Wednesday, October 8, 2014

Fix the Secret Service

    Starting with Abraham Lincoln, the American public has lived with the potential assassination of our president. Since the assassination of President William McKinley in 1901, the United States Secret Service has had the responsibility of protecting the president and his family.
    Our nation long ago learned the painful lessons of what can happen when protective measures fail. It also learned about the courage of Secret Service agents who took or tried to take bullets intended for the president.
    Unhappily, something has gone terribly wrong with our Secret Service. When a man recently scaled the White House fence, agents did not unleash attack dogs, apparently out of fear they would bite the wrong person. A congressional hearing to find out how the man gained entrance through an unlocked door and sprinted through the East Wing until an off-duty official tackled him found gaping holes in protection of the official residence. Secret Service Director Julia Pierson, who failed to tell the president—or anyone else—that an armed man previously had been allowed into an elevator with him, resigned.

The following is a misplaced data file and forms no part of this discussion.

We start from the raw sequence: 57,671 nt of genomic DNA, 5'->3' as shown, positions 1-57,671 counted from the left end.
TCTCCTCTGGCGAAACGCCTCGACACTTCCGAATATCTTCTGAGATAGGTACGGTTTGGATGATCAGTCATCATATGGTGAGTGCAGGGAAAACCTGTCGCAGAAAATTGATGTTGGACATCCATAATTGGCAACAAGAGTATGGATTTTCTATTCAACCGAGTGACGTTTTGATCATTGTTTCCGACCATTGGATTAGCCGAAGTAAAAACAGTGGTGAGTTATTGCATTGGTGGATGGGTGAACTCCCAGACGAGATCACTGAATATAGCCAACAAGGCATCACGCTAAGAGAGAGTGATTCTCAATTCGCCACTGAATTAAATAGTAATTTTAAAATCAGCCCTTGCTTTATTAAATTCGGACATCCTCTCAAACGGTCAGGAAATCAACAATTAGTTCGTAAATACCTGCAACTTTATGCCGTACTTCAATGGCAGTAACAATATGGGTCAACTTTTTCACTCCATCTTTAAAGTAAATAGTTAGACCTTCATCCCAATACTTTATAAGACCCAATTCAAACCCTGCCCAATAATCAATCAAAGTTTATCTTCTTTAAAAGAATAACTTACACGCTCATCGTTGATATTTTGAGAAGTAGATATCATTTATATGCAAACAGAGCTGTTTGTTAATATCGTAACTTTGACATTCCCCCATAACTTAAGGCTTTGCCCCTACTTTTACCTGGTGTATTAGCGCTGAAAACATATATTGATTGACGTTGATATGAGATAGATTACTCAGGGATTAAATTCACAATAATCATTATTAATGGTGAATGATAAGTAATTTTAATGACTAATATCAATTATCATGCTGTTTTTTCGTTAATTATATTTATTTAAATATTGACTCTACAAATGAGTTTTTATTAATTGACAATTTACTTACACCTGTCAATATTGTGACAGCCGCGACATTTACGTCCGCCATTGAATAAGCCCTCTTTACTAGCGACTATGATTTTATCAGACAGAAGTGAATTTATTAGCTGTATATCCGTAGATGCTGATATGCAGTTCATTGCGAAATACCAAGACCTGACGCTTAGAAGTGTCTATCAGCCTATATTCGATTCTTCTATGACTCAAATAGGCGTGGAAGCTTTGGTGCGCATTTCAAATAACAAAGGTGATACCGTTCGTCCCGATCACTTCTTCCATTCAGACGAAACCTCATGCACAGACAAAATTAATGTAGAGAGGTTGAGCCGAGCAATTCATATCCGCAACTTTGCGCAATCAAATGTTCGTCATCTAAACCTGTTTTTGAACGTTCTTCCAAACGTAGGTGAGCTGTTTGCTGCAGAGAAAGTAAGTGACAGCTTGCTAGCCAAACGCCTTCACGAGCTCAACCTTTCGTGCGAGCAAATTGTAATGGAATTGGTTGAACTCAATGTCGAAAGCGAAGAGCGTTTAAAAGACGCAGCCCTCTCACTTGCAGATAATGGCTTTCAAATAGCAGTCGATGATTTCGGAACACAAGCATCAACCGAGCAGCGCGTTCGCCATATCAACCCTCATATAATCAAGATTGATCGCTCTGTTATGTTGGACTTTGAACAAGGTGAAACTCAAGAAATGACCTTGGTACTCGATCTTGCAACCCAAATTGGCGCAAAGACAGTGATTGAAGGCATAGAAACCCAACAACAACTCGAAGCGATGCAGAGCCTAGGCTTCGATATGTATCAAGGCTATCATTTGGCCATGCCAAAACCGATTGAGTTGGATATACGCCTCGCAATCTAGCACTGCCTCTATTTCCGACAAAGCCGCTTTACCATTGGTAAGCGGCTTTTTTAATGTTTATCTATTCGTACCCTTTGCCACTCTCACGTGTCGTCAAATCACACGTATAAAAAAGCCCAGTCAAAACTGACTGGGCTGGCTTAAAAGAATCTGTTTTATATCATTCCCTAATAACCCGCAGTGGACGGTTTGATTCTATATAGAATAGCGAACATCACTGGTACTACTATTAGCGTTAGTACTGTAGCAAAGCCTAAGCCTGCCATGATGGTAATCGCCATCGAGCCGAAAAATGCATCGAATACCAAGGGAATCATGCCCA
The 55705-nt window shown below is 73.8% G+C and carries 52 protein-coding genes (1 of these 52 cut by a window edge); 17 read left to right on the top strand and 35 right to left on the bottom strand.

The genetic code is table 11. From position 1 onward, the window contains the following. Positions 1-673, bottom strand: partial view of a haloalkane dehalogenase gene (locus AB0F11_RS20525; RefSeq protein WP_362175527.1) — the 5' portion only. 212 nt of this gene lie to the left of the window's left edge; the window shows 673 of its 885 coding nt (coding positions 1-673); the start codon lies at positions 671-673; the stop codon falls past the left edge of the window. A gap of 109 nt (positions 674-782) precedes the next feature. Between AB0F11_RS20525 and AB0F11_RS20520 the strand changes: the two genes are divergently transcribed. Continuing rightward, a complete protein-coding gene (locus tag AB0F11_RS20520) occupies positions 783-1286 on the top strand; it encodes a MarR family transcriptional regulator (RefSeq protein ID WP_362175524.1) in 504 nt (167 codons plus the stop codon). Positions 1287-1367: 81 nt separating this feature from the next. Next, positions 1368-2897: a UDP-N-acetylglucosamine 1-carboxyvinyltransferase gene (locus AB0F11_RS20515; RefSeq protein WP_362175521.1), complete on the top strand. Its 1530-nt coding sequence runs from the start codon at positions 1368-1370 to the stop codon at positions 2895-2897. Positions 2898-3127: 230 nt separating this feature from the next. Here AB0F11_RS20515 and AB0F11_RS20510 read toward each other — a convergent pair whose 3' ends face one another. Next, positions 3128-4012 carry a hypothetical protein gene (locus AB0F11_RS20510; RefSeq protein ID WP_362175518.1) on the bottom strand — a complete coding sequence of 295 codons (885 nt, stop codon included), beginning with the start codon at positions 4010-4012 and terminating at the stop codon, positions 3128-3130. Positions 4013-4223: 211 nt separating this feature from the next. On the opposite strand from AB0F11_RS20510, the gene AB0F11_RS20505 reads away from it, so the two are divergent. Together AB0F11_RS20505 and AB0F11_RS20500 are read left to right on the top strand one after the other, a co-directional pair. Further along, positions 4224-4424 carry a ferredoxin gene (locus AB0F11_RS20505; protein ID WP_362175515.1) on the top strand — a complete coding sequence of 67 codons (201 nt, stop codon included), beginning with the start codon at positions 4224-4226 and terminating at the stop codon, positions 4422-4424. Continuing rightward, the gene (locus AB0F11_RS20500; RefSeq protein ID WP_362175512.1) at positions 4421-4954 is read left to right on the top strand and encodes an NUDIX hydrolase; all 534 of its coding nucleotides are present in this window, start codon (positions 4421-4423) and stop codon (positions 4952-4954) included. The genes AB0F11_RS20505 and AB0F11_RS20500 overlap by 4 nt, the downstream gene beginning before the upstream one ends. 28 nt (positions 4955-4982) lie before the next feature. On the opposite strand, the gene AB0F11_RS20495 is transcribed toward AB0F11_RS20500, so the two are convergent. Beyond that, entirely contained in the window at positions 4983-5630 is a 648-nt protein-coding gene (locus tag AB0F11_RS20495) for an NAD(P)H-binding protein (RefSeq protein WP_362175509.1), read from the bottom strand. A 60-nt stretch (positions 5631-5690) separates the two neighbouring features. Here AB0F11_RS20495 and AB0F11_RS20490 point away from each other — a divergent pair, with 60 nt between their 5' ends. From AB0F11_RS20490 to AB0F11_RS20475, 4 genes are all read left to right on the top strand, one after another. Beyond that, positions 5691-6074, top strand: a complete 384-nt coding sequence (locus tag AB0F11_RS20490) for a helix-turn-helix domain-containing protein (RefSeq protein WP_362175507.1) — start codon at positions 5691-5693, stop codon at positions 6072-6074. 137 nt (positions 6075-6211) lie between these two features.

Defenders of the Secret Service ridiculously blamed the scrutiny on a media frenzy. Sequestration has cost the Secret Service in preparedness, but that’s not the only problem. There are deeper issues evident when people who live with the assignment to take a bullet apparently have are afraid to expose agency problems.
    Secret Service agents are not a fraternity or a boy’s club. The country needs to break down the heavy drinking, woman-chasing, macho attitude that has been part of the culture of the Secret Service, the same attitudes that resulted in the Navy’s 1992 Tailhook scandal.
    It’s now Congress’ responsibility to fix the Secret Service and fix it fast to prevent another national tragedy.

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